SLO County would like to improve the lives of veterans in the criminal justice system by giving them the option of treatment court, opposed to traditional court. However, the Veteran Service Office is facing a lack of efficiency with data storage and input.


  • Veteran Treatment Courts (VTC) are an alternative sentencing program for criminal defendants that have served in the active military, naval, or air force services. These treatment courts help veterans with their conditions through rehabilitation and counseling. Veteran Treatment Courts are modeled after drug & alcohol and mental health courts. Treatment courts have proven to be effective year after year, helping their clients trace their problems to the root cause and giving them the appropriate treatment. 

Literature Review

The aim of the literature review is to gain context of the elements that cause inefficiency within the veteran treatment court (VTC) system, as well as spark ideas for potential solutions. Currently, there are 461 treatment courts across the nations that focus solely on serving veterans with a true goal of rehabilitation and compassion instead of blind punishment. Veteran treatment courts have improved homelessness, employment, crime rates, and relationships in many communities. As shown in prior research, the national graduation rates of treatment courts are right around 75%. Across the country, each VTC operates slightly differently, however most of the California VTCs follow an 18 month plan, split into four phases.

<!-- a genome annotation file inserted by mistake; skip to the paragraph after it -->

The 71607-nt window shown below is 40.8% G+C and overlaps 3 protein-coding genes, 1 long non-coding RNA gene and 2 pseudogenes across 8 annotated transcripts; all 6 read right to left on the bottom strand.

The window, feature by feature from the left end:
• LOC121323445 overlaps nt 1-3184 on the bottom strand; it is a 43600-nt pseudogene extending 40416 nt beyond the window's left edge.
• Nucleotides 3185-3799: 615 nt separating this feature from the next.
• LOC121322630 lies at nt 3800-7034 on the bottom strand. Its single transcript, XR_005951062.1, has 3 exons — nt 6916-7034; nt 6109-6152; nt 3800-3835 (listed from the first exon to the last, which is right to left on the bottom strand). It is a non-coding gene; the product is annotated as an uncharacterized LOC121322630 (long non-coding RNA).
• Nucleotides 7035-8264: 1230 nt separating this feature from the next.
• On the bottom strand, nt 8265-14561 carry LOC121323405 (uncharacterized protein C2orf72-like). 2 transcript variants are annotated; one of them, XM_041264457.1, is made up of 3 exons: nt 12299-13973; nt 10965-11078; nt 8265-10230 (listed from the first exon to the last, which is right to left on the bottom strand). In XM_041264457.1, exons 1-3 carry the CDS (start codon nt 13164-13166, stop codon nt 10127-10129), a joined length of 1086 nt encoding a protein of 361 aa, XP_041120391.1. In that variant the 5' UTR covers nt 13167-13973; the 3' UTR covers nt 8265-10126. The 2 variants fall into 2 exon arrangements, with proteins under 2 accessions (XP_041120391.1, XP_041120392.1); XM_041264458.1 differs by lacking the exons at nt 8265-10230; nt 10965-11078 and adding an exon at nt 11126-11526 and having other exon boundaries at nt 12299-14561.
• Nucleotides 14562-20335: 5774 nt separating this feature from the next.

Project Objective


The goal of this project is to improve effectiveness and efficiency within the SLO County VTC. In order to accomplish this, the team will analyze raw data to: determine the proportion of successful program participants, identify missed client opportunities, isolate and determine circumstances leading to client expulsion, and track recidivism rates on 1,3, and 5 year ranges after successful program completion. As well as making the data easier to understand, the team also will create a predictive model to help the VSO with future decision making. With a large data set, it is not expected to contain all pertinent information needed to answer every possible question. In conjunction with available KPIs, the analysis is expected to produce a list of program KPIs that would ideally be present. This will give stakeholders a great starting point to improve data collection moving forward.